Healthcare practitioners, patient safety leaders, educators and researchers increasingly recognise the value of human factors/ergonomics and make use of the discipline's person-centred models of sociotechnical systems. This paper first reviews one of the most widely used healthcare
human factors systems models, the Systems Engineering Initiative for Patient Safety (SEIPS) model, and then introduces an extended model, ‘SEIPS 2.0’. SEIPS 2.0 incorporates three novel concepts into the original model: configuration, engagement and adaptation. The concept of configuration
highlights the dynamic, hierarchical and interactive properties of sociotechnical systems, making it possible to depict how health-related performance is shaped at ‘a moment in time’. Engagement conveys that various individuals and teams can perform health-related activities
separately and collaboratively. Engaged individuals often include patients, family caregivers and other non-professionals. Adaptation is introduced as a feedback mechanism that explains how dynamic systems evolve in planned and unplanned ways. Key implications and future directions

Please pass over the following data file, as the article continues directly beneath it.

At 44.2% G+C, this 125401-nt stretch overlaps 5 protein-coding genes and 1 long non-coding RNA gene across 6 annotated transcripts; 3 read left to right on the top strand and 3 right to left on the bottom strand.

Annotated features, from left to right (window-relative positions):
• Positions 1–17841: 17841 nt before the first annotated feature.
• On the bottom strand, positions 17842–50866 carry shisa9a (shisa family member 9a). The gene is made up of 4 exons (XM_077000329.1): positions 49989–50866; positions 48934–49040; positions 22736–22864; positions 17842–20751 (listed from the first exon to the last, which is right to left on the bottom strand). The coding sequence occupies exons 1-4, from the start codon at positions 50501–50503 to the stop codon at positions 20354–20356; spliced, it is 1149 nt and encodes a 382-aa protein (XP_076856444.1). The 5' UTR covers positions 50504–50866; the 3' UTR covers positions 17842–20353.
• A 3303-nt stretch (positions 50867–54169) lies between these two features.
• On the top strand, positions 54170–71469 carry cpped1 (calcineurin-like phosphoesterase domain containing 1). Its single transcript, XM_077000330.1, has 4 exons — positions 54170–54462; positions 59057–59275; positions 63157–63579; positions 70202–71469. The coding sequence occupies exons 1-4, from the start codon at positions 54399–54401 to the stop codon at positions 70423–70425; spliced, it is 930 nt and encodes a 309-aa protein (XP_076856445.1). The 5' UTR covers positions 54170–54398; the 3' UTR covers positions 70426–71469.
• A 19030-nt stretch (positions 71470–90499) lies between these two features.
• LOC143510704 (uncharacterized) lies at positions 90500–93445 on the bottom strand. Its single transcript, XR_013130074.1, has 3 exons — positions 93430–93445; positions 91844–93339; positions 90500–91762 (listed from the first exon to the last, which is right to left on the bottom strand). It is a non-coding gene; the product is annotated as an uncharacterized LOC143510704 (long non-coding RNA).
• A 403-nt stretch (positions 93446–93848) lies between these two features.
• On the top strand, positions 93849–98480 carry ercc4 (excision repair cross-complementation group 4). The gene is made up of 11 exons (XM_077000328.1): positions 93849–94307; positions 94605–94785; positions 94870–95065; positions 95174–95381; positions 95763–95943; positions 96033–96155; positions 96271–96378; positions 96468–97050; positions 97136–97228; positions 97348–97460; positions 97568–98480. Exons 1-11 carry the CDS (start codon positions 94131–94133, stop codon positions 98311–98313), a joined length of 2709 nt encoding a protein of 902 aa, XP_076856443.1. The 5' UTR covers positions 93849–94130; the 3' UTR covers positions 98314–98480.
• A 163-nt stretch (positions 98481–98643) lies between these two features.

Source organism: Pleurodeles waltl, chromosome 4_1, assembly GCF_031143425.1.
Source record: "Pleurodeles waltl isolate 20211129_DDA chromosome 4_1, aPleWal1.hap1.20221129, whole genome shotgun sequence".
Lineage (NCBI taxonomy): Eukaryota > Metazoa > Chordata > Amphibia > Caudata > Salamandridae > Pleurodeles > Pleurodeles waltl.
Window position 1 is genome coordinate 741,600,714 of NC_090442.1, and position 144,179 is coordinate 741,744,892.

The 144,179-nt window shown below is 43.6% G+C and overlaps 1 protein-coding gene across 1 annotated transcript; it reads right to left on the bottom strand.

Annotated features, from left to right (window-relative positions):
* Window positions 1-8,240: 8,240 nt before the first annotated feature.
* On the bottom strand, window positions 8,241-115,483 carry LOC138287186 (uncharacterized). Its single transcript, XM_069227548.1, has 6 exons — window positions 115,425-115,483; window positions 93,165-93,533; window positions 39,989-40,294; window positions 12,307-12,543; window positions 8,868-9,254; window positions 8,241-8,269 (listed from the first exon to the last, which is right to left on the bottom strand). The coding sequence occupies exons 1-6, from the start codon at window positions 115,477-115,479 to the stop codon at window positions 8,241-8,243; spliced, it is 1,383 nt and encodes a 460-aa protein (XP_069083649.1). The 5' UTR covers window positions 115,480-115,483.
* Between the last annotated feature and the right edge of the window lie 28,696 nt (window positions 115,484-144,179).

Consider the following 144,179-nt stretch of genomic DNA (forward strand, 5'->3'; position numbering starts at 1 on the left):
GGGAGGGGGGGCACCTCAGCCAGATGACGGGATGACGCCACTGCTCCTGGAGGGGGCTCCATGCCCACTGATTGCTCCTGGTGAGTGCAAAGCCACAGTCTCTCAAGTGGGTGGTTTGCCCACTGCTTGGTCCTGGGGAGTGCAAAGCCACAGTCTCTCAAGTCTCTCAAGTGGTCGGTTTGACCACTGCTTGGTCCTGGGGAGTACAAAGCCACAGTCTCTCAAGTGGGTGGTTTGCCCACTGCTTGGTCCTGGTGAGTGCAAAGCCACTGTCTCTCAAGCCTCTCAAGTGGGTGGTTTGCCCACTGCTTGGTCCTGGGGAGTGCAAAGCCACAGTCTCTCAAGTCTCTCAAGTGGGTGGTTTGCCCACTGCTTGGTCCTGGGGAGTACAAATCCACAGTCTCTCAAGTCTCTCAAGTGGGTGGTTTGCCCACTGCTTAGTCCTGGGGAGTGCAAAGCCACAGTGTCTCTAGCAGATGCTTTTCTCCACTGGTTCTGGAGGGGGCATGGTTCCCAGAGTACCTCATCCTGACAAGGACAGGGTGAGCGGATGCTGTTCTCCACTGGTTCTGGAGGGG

for human factors research in healthcare are discussed.
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Affiliations:1: Departments of Medicine and Biomedical Informatics, Center for Research and Innovation in Systems Safety,Vanderbilt University School of Medicine, Nashville, TN, USA 2: Department of Industrial and Systems Engineering, University of Wisconsin-Madison, Madison, WI, USA 3: Division of Health Sciences Informatics, Department of Anesthesiology and Critical Care Medicine, School of Medicine, Armstrong Institute for Patient Safety and Quality, The Johns Hopkins
University, Baltimore, MD, USA 4: Center for Quality and Productivity Improvement, University of Wisconsin-Madison, Madison, WI, USA 5: Department of Information Systems, University of Maryland, Baltimore County, Baltimore, MD, USA 6: Department of Industrial Engineering, Clemson University, Clemson, SC, USA